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Bring back the court composer

With no new symphonies to speak of, what's to be done?

The most popular symphony of the last 40 years. It's giant.
The most popular symphony of the last 40 years. It's giant.
Video:

Anton Bruckner - Sinfonia N° 4

Video:

P. I. Tchaikovsky - Symphony No. 4 in F minor, Op. 36 (Fedoseyev)

Why not bring back the court composer? Way back when, aristocrats used to have their own orchestras and composers who wrote music for those orchestras. Why not bring that model back?

What if the San Diego Symphony hired a composition student fresh out of grad school for five years? The composer would write one 45 minute-long symphony, one concerto, a chamber piece, and an overture each year. There would be one large-scale work for orchestra and chorus required by the conclusion of the five years.

At the end of five years the composer would have been forced to write more symphonies than Brahms and more concertos than Tchaikovsky. There would be no waiting for inspiration. The inspiration would be a job and the chance to develop one’s compositional voice.

I’ve often thought of this. How does a composer find their voice these days? When we look at the lives of the great composers we can see them progress from their time as a student until they find their own way.

With Beethoven, his first two symphonies were similar to those of Haydn, his teacher. With his third symphony, Beethoven started to find his own way and we all know what happened by the time he reached his fifth symphony.

How about Tchaikovsky? We don’t pay much attention to his symphonies until we get to his fourth. How about Bruckner? It’s his fourth symphony that starts his cannon. Shostakovich? Fifth. Mozart? 25th.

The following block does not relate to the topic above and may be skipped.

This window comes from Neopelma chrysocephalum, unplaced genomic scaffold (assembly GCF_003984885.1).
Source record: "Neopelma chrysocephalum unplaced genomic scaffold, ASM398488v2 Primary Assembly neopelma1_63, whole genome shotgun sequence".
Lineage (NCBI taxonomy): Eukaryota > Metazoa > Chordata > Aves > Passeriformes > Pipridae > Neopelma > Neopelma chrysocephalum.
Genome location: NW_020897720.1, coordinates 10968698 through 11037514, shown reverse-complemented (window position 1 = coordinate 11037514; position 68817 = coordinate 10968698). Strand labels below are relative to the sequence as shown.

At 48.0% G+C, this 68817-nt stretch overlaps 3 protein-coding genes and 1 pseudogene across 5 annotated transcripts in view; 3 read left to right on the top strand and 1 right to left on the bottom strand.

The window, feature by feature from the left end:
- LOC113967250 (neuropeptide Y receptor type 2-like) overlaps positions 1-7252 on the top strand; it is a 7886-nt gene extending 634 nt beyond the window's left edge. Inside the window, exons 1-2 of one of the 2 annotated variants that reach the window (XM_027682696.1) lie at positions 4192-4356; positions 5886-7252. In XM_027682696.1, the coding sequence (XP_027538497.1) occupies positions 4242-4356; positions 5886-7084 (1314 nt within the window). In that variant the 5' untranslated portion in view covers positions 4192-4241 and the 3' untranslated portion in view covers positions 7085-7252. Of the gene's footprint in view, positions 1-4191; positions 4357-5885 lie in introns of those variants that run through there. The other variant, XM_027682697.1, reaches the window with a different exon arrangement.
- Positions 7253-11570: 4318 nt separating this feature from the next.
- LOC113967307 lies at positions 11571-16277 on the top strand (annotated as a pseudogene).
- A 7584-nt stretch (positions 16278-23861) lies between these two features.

Mahler is an exception since all his symphonies remain in the standard repertoire. Sibelius is also an exception but his first symphonic endeavor is often called “Tchaikovsky's Seventh.” Brahms has all of his symphonies in the standard repertoire but he waited until he was more than 40 years old to write his first, and what was that one called? “Beethoven’s Tenth.”

I’m thinking about this in relation to the complete lack of new symphonies being written.

We’ll talk about compensation packages next time.

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The most popular symphony of the last 40 years. It's giant.
The most popular symphony of the last 40 years. It's giant.
Video:

Anton Bruckner - Sinfonia N° 4

Video:

P. I. Tchaikovsky - Symphony No. 4 in F minor, Op. 36 (Fedoseyev)

Why not bring back the court composer? Way back when, aristocrats used to have their own orchestras and composers who wrote music for those orchestras. Why not bring that model back?

What if the San Diego Symphony hired a composition student fresh out of grad school for five years? The composer would write one 45 minute-long symphony, one concerto, a chamber piece, and an overture each year. There would be one large-scale work for orchestra and chorus required by the conclusion of the five years.

At the end of five years the composer would have been forced to write more symphonies than Brahms and more concertos than Tchaikovsky. There would be no waiting for inspiration. The inspiration would be a job and the chance to develop one’s compositional voice.

I’ve often thought of this. How does a composer find their voice these days? When we look at the lives of the great composers we can see them progress from their time as a student until they find their own way.

With Beethoven, his first two symphonies were similar to those of Haydn, his teacher. With his third symphony, Beethoven started to find his own way and we all know what happened by the time he reached his fifth symphony.

How about Tchaikovsky? We don’t pay much attention to his symphonies until we get to his fourth. How about Bruckner? It’s his fourth symphony that starts his cannon. Shostakovich? Fifth. Mozart? 25th.

Mahler is an exception since all his symphonies remain in the standard repertoire. Sibelius is also an exception but his first symphonic endeavor is often called “Tchaikovsky's Seventh.” Brahms has all of his symphonies in the standard repertoire but he waited until he was more than 40 years old to write his first, and what was that one called? “Beethoven’s Tenth.”

I’m thinking about this in relation to the complete lack of new symphonies being written.

We’ll talk about compensation packages next time.

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